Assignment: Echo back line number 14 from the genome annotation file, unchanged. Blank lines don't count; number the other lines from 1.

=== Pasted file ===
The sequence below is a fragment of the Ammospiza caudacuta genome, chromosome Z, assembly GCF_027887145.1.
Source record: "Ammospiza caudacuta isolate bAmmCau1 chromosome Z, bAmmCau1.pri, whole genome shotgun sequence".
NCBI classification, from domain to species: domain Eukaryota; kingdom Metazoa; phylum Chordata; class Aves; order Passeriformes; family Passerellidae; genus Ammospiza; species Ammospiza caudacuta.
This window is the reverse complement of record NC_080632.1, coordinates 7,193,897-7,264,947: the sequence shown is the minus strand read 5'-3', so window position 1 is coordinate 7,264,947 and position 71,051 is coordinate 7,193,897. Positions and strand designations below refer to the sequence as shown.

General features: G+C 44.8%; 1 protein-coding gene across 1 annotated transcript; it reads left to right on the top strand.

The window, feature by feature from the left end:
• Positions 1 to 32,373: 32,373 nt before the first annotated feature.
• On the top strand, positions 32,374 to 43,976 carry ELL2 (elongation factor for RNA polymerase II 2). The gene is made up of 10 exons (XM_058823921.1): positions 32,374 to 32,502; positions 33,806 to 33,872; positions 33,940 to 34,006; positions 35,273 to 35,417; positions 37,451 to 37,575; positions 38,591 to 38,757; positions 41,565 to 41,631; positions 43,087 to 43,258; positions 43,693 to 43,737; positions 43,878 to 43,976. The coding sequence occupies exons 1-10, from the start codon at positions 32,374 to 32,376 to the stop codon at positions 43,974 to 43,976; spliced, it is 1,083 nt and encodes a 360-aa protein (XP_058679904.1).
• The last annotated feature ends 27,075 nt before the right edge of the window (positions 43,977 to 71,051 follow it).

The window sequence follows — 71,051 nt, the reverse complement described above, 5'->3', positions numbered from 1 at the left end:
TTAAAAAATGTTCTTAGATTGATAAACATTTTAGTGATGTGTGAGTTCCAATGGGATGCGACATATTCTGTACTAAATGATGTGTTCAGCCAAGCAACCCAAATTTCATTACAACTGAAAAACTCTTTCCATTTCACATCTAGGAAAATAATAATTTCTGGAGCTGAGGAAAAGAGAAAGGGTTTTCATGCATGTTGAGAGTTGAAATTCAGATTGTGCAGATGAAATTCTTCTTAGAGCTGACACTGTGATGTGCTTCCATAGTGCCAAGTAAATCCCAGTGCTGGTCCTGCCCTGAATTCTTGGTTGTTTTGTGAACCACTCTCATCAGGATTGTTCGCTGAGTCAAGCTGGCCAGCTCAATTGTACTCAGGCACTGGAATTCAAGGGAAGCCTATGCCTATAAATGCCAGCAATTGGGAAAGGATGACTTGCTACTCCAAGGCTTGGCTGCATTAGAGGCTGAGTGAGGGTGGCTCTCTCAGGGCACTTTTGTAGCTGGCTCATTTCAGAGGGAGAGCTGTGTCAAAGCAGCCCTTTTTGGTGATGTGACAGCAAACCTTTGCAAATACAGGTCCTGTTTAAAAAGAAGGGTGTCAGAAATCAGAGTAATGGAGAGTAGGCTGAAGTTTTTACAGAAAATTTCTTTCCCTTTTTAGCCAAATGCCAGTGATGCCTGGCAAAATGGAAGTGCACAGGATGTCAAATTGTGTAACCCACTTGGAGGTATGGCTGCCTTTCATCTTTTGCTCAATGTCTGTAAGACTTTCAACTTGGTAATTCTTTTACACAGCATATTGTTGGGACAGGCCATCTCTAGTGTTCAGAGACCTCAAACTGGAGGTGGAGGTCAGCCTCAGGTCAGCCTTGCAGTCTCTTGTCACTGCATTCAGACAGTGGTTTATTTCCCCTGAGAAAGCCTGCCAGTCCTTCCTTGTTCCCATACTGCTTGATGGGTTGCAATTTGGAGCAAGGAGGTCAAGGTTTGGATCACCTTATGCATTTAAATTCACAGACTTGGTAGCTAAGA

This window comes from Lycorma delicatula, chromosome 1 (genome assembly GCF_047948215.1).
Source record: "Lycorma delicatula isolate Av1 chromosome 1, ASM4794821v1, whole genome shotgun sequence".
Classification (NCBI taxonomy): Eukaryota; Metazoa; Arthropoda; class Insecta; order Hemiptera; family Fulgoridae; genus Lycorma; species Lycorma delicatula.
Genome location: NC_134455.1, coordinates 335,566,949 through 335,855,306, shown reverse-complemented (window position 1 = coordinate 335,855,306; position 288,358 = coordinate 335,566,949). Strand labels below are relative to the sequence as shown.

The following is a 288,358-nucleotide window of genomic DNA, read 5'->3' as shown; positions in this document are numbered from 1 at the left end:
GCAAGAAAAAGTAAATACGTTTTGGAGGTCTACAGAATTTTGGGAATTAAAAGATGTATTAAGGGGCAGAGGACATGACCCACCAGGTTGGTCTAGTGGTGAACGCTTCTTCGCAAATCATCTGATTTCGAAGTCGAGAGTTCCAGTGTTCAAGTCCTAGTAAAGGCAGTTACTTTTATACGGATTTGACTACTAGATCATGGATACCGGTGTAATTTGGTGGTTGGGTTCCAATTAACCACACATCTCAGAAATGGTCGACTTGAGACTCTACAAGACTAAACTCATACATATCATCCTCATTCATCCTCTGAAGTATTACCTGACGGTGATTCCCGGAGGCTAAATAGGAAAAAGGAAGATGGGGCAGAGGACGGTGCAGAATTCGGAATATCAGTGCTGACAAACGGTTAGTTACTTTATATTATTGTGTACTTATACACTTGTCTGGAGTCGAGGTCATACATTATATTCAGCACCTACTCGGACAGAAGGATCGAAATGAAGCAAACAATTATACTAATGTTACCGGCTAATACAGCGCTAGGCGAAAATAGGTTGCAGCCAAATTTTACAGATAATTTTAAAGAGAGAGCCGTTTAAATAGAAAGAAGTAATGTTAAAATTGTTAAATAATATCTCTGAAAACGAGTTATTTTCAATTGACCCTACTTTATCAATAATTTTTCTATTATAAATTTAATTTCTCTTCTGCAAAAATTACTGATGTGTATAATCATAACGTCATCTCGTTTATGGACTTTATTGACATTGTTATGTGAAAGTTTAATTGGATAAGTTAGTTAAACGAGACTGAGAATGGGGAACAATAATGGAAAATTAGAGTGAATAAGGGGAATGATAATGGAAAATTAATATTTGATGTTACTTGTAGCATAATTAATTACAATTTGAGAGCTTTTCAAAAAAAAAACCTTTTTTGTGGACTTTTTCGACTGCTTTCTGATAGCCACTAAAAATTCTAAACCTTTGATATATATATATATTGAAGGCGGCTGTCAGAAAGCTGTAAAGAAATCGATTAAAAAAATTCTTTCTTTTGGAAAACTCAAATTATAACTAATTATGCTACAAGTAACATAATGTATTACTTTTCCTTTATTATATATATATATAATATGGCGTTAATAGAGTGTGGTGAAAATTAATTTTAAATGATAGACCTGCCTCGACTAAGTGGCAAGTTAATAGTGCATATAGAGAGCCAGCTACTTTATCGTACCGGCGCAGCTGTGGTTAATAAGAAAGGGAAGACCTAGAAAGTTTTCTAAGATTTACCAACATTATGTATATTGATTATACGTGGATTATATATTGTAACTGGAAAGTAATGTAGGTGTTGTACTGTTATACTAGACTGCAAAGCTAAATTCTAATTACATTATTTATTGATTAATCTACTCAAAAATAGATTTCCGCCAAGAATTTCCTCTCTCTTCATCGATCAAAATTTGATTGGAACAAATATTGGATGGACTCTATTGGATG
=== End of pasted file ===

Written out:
Classification (NCBI taxonomy): Eukaryota; Metazoa; Arthropoda; class Insecta; order Hemiptera; family Fulgoridae; genus Lycorma; species Lycorma delicatula.